Rudy Cerda is not sure yet what he’s going to do Nov. 1.
The single father of three depends on child care funding from CalWORKs, the state’s welfare-to-work program, to pay for after-school programs and day care so he can keep working.
But Gov. Arnold Schwarzenegger eliminated the child care money from the newly passed state budget, leaving Cerda and 220 other families in San Luis Obispo County scrambling to find care options for their children.
“If it’s going to go through on Nov. 1, that would mean I’m going to have to quit my job to take care of my kids,” Cerda said this week.
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The program, known as CalWORKs Stage 3, subsidizes child care for families who no longer receive cash aid and have received child care for two years.
Schwarzenegger’s veto is estimated to save $256 million — but it will leave 434 children in San Luis Obispo County without child care, according to the Community Action Partnership of San Luis Obispo County.
Sheri Wilson, director of CAPSLO’s Child Care Resource Connection, which funnels state funding to child care providers, has been frantically sending out notices to families.
“Removing Stage 3 (funding) will force some of these people back to cash aid,” Wilson said. “It will cost California more money to support these folks, who were contributing and being self-sufficient.”
Parents can add their children to a waiting list for a separate child care program for low-income families, but the list already contains 500 names, she said.
By the end of June, an additional 112 children will also be without child care funding. These families are currently in CalWORKs Stage 2 and are set to transition to Stage 3 sometime in the next eight months.
The average annual income for a Stage 3 working parent is about $24,000, Patty Siegel, executive director of California’s Child Care Resource & Referral Network, told The Sacramento Bee.
The state Department of Education estimates the cuts will affect 54,000 children statewide and an additional 1,500 children a month who will no longer be able to transition into Stage 3.
“I fear these families will find themselves with nowhere to go and will have to quit the jobs they worked so hard to attain,” Jack O’Connell, state superintendent of schools, said in a statement.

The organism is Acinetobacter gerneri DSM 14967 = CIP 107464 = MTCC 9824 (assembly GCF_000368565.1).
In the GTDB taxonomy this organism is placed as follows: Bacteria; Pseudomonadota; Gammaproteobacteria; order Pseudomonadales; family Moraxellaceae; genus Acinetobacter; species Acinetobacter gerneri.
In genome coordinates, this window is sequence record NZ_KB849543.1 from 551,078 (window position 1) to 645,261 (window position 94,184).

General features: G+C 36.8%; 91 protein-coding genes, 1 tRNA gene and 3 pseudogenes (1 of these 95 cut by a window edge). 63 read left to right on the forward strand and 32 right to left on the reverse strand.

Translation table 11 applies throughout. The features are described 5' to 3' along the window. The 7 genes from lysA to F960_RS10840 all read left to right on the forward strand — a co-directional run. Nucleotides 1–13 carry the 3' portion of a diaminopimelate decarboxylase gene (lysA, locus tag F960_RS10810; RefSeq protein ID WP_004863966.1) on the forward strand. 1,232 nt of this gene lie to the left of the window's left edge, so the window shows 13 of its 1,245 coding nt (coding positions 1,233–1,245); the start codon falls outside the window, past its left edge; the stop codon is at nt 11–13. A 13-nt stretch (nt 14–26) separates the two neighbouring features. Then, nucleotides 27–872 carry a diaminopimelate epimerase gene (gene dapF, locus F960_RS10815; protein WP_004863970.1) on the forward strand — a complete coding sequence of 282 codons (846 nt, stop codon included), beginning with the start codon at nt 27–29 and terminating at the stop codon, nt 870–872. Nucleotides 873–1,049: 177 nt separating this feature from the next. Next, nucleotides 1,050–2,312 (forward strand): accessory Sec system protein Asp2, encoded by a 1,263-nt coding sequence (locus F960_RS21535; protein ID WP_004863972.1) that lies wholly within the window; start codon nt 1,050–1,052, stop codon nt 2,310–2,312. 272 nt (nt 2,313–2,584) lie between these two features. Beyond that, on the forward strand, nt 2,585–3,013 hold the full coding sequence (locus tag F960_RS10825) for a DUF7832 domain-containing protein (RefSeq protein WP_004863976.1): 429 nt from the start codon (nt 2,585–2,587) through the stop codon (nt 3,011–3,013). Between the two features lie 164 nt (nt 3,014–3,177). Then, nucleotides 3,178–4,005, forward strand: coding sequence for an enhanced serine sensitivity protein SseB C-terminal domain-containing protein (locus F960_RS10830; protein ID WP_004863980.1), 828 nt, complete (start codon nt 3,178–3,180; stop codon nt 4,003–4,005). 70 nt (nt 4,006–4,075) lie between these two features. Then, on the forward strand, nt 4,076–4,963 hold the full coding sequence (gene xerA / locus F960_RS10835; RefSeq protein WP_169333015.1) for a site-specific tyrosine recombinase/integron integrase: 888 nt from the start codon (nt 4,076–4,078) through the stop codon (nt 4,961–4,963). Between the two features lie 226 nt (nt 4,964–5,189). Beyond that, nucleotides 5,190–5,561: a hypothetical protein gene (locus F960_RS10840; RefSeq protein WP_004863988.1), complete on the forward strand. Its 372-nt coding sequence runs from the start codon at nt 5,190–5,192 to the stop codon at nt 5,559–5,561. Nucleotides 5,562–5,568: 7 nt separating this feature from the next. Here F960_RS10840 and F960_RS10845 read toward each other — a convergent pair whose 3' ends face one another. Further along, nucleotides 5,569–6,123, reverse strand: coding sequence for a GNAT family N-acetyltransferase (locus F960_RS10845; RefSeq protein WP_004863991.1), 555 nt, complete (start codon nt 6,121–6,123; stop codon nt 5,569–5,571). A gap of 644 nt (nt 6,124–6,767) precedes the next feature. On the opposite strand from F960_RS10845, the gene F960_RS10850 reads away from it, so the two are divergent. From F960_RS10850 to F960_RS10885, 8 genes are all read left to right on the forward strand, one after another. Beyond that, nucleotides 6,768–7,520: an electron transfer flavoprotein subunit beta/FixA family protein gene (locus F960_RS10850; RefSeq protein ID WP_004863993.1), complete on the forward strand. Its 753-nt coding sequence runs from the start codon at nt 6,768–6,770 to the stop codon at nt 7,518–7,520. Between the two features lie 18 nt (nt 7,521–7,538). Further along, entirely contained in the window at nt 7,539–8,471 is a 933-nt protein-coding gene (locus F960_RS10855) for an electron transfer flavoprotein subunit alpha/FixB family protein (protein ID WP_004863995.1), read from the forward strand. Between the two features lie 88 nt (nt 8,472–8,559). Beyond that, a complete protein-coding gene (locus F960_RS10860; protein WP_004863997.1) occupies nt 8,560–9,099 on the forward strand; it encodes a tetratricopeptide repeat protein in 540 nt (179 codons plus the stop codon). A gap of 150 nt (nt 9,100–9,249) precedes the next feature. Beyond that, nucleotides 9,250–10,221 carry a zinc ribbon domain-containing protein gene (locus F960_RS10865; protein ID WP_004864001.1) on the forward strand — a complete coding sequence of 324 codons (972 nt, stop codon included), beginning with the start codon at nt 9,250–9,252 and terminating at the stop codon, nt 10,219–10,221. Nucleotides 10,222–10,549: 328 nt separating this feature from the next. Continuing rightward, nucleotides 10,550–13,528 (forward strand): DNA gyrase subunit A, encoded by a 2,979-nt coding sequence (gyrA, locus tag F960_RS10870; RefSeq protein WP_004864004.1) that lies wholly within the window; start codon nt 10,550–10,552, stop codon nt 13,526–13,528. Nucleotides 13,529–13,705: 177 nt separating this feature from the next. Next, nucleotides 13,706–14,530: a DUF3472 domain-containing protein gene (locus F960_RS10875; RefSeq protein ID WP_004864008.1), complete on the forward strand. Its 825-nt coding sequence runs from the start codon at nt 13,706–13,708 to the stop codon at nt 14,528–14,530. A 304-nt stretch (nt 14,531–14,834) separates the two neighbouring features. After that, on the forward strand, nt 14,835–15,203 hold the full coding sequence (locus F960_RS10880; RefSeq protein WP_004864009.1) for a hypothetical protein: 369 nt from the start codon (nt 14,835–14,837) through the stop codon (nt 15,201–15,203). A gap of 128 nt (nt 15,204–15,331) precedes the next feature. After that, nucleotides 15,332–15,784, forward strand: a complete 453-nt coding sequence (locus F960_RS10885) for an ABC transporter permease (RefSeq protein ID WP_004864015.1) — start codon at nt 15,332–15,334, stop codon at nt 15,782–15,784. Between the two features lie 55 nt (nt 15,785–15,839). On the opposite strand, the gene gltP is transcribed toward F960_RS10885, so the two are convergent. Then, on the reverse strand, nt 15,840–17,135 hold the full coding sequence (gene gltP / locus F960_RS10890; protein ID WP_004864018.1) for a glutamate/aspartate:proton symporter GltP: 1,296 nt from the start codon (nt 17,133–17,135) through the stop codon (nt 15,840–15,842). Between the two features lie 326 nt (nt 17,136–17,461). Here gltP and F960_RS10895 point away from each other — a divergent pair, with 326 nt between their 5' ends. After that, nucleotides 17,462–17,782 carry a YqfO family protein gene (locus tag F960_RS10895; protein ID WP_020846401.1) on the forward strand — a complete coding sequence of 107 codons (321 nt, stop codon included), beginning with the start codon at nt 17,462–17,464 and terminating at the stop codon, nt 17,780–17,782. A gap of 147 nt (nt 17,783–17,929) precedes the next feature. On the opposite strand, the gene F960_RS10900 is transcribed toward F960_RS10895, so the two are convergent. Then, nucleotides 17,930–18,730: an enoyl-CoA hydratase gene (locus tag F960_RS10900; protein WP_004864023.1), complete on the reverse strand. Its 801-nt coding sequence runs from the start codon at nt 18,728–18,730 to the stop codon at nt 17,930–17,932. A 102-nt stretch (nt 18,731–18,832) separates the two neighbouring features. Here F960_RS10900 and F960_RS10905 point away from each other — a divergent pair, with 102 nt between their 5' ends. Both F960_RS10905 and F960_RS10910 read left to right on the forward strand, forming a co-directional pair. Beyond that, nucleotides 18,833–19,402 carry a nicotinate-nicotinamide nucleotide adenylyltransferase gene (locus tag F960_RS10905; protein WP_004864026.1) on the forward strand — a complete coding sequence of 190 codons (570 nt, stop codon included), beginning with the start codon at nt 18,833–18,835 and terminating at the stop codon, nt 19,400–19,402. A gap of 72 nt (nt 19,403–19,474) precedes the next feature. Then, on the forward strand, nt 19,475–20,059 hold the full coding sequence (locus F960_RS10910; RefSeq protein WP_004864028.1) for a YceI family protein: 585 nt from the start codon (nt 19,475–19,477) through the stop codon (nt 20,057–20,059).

Kami Gooch is concerned that she will become one such parent.
“I do not want to live off the system,” said Gooch, who works 24 to 32 hours a week as a deli clerk at Vons in Atascadero. “It’s a knock to my self-esteem.”
Gooch, 35, relies on employees at the Youth Arts Activity Center, a nonprofit child care facility, to pick up her fourth-grade daughter from San Benito Elementary School and watch her until Gooch’s mother can pick her up for a few hours.
But her mother can’t watch the 10-year-old full-time, and Gooch, on an income of about $800 a month, may need cash aid from the state again to make ends meet.
Enid Cordero, a cook at Atascadero State Hospital, is also struggling to figure out how she’ll get her 5-year-old son to kindergarten next month.
An Atascadero day care provider currently gets Malachi ready for school so that Cordero can get to work by 4:45 a.m. A friend may be able to watch her son in the mornings, but Cordero will have to take an hour off work to take him to San Benito Elementary.
Cordero, 26, pays $56 per month toward the day care and receives a subsidy of $440 — a cost too high for Cordero to pay without help.
“I’m just taking it one step at a time right now,” she said.
So is Rudy Cerda.
Cerda, a recovering alcoholic, has been sober nearly four years. About four years ago, he moved his family into a subsidized San Luis Obispo apartment and, two years ago, started working full-time.
“I’m a good worker,” he said. “I wanted to get back on my feet.”
Nowadays, Cerda, 43, wakes his children, ages 11, 6 and 4, up at 6 a.m. They are fed, dressed and out to the door by 7 a.m. so that Cerda can get to his job as an operator at a San Luis Obispo-based company that manufactures plastic parts.
After work, Cerda picks up his youngest daughter from Kidz Korner Preschool and his daughter and son from an after-school program at Sinsheimer Elementary.
The cost of the preschool alone is about $610 a month — too much for Cerda to afford, he said, on a monthly income of about $1,200 to $1,300.
Now, Cerda isn’t sure where to turn.
He’s even called local state Sen. Sam Blakeslee’s office in Sacramento and asked, “How do you expect me to move forward?”
A staff member said he’d pass the message along to Blakeslee, Cerda said.
In Sacramento, Assembly Speaker John A. Pérez on Tuesday announced a plan to restore the cuts, including contributing $6 million from the Assembly’s operating budget and asking the statewide and county First 5 Commissions to intervene, according to a news release from his office.
But the state Legislature’s solution might be too late for some families.
“There’s going to be a lot of single parents out of jobs because they have to take care of their kids,” Cerda predicted.
Reach Cynthia Lambert at 781-7929. Stay updated by following @SouthCountyBeat on Twitter.